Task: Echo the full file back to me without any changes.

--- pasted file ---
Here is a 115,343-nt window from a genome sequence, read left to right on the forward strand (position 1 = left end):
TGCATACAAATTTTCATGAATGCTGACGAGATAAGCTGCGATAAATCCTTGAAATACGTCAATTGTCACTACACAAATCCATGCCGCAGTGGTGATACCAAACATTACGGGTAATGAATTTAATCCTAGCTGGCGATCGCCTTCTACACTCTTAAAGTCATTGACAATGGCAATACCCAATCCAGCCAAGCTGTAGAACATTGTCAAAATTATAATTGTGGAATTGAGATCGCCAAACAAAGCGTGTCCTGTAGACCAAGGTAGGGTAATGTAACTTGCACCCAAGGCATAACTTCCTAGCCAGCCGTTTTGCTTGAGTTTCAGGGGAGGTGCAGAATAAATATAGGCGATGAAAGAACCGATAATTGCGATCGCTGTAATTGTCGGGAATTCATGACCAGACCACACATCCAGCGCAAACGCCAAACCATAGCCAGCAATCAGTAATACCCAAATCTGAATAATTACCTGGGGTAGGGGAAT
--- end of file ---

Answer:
Here is a 115,343-nt window from a genome sequence, read left to right on the forward strand (position 1 = left end):
TGCATACAAATTTTCATGAATGCTGACGAGATAAGCTGCGATAAATCCTTGAAATACGTCAATTGTCACTACACAAATCCATGCCGCAGTGGTGATACCAAACATTACGGGTAATGAATTTAATCCTAGCTGGCGATCGCCTTCTACACTCTTAAAGTCATTGACAATGGCAATACCCAATCCAGCCAAGCTGTAGAACATTGTCAAAATTATAATTGTGGAATTGAGATCGCCAAACAAAGCGTGTCCTGTAGACCAAGGTAGGGTAATGTAACTTGCACCCAAGGCATAACTTCCTAGCCAGCCGTTTTGCTTGAGTTTCAGGGGAGGTGCAGAATAAATATAGGCGATGAAAGAACCGATAATTGCGATCGCTGTAATTGTCGGGAATTCATGACCAGACCACACATCCAGCGCAAACGCCAAACCATAGCCAGCAATCAGTAATACCCAAATCTGAATAATTACCTGGGGTAGGGGAAT